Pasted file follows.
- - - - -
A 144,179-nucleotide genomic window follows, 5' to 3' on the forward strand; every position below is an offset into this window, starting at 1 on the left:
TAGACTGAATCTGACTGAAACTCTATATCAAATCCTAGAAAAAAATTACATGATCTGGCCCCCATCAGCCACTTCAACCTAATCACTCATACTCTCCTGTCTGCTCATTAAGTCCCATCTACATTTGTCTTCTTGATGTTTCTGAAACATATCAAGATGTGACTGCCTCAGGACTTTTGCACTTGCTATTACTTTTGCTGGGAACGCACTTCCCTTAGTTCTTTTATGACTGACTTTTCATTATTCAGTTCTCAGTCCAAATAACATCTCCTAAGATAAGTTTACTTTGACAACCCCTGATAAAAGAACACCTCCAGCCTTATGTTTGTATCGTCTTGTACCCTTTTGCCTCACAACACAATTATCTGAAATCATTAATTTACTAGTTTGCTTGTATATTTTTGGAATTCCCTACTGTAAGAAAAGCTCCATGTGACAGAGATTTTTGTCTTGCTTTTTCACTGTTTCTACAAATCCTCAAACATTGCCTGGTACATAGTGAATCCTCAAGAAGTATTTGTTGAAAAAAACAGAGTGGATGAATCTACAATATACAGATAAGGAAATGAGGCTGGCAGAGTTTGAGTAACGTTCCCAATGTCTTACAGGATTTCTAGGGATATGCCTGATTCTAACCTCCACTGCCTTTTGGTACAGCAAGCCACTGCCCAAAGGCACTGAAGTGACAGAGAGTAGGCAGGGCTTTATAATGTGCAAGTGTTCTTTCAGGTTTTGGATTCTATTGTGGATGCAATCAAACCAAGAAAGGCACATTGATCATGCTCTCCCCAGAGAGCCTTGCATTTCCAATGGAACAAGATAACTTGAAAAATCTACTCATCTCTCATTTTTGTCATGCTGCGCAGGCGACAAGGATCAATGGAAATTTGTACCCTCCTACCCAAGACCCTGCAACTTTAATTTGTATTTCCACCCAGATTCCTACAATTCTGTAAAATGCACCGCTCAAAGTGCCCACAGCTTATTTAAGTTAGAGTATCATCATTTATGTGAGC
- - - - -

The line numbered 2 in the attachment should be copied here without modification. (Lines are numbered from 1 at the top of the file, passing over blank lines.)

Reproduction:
TAGACTGAATCTGACTGAAACTCTATATCAAATCCTAGAAAAAAATTACATGATCTGGCCCCCATCAGCCACTTCAACCTAATCACTCATACTCTCCTGTCTGCTCATTAAGTCCCATCTACATTTGTCTTCTTGATGTTTCTGAAACATATCAAGATGTGACTGCCTCAGGACTTTTGCACTTGCTATTACTTTTGCTGGGAACGCACTTCCCTTAGTTCTTTTATGACTGACTTTTCATTATTCAGTTCTCAGTCCAAATAACATCTCCTAAGATAAGTTTACTTTGACAACCCCTGATAAAAGAACACCTCCAGCCTTATGTTTGTATCGTCTTGTACCCTTTTGCCTCACAACACAATTATCTGAAATCATTAATTTACTAGTTTGCTTGTATATTTTTGGAATTCCCTACTGTAAGAAAAGCTCCATGTGACAGAGATTTTTGTCTTGCTTTTTCACTGTTTCTACAAATCCTCAAACATTGCCTGGTACATAGTGAATCCTCAAGAAGTATTTGTTGAAAAAAACAGAGTGGATGAATCTACAATATACAGATAAGGAAATGAGGCTGGCAGAGTTTGAGTAACGTTCCCAATGTCTTACAGGATTTCTAGGGATATGCCTGATTCTAACCTCCACTGCCTTTTGGTACAGCAAGCCACTGCCCAAAGGCACTGAAGTGACAGAGAGTAGGCAGGGCTTTATAATGTGCAAGTGTTCTTTCAGGTTTTGGATTCTATTGTGGATGCAATCAAACCAAGAAAGGCACATTGATCATGCTCTCCCCAGAGAGCCTTGCATTTCCAATGGAACAAGATAACTTGAAAAATCTACTCATCTCTCATTTTTGTCATGCTGCGCAGGCGACAAGGATCAATGGAAATTTGTACCCTCCTACCCAAGACCCTGCAACTTTAATTTGTATTTCCACCCAGATTCCTACAATTCTGTAAAATGCACCGCTCAAAGTGCCCACAGCTTATTTAAGTTAGAGTATCATCATTTATGTGAGC